The importance of lexical verbs in the acquisition of spatial prepositions: The case of in and on

Kristen Johannes, Colin Wilson, Barbara Landau

Research output: Contribution to journalArticlepeer-review

13 Scopus citations


The prepositions in and on appear early in children's descriptions of simple containment and support relations, such as “apple in the bowl” and “cup on the table”. However, mature use of these basic terms extends across a very broad range of object configurations, raising the question of whether children and adults share the same underlying semantic space, and if so, how children's use of in and on comes to match that of adults. With a new battery containing diverse object configurations, we asked how 4 and 6 year-olds and adults distribute basic spatial expressions (isin, is on) and lexical verbs (hang, attach, etc.) across subtypes of containment and support. Our results reveal probabilistic distributions of in and on in both adult and child language, with similar distributions among adults and children for in but different patterns for on. Moreover, we find substantial differences in the use of lexical verbs across the two spatial domains and across ages. We propose that children and adults share a structured semantic space for both containment and support relations, but larger portions of this space are described by in and on early in development because alternative descriptions employing lexical verbs are inhibited. Using computational modeling along with experimental data, we link developmental changes in the scope of basic spatial expressions to increasing use of lexical verbs in parts of the space that reflect less central relations of containment or support. This result supports a nuanced view of spatial language acquisition that shifts the focus from how children learn basic expressions to how they learn to distribute expressions of varying content and complexity across the semantic space.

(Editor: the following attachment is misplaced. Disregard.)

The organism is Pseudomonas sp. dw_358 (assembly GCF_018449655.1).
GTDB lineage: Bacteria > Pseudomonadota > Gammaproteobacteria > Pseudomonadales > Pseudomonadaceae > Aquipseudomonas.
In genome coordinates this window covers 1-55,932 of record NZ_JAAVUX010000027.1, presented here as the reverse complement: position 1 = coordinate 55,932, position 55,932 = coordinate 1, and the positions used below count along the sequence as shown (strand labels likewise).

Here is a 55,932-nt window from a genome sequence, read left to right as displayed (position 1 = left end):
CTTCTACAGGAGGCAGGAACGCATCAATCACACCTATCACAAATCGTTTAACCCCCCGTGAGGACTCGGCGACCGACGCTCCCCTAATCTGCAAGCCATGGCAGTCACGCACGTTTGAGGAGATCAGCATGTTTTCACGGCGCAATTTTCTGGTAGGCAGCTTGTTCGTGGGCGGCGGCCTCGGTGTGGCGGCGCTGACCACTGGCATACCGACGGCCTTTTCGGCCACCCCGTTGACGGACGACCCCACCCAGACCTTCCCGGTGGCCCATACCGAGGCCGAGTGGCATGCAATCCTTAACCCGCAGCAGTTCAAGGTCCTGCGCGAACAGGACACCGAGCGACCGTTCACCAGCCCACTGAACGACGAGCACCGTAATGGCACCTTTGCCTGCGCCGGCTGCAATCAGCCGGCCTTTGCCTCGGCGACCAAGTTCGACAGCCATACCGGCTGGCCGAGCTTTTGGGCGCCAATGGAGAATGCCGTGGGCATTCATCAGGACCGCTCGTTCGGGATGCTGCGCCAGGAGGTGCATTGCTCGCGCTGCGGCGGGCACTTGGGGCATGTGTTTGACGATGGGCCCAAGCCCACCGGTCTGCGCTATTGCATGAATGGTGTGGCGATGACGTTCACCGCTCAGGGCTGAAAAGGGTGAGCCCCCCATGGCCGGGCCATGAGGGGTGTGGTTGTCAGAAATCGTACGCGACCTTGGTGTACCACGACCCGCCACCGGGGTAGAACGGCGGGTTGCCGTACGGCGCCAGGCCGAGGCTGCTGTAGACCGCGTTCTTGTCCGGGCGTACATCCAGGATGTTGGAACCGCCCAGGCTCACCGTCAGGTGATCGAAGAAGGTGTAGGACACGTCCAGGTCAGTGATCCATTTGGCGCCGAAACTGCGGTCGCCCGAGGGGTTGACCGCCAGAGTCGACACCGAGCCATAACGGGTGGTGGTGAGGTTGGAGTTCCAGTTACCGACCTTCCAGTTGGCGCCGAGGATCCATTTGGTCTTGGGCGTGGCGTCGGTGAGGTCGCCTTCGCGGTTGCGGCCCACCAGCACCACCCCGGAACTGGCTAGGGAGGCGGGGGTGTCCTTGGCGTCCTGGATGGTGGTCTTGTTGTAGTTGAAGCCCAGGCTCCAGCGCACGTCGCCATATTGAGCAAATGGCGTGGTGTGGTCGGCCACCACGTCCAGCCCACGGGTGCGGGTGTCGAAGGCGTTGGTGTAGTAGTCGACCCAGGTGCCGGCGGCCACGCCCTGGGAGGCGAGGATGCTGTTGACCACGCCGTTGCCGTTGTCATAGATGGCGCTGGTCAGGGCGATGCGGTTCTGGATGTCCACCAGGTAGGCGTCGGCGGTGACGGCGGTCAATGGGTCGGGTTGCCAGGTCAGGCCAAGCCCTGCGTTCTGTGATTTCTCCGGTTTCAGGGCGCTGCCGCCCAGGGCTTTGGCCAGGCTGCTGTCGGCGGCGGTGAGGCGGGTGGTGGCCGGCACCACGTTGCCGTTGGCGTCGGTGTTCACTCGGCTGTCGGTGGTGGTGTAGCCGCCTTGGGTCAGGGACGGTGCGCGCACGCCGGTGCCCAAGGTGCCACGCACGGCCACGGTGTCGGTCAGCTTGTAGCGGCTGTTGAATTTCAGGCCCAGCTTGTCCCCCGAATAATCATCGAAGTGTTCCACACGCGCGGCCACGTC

Original languageEnglish (US)
Pages (from-to)174-189
Number of pages16
StatePublished - Dec 1 2016


  • Language development
  • Prepositions
  • Spatial cognition
  • Spatial language
  • Verbs

ASJC Scopus subject areas

  • Experimental and Cognitive Psychology
  • Language and Linguistics
  • Developmental and Educational Psychology
  • Linguistics and Language
  • Cognitive Neuroscience


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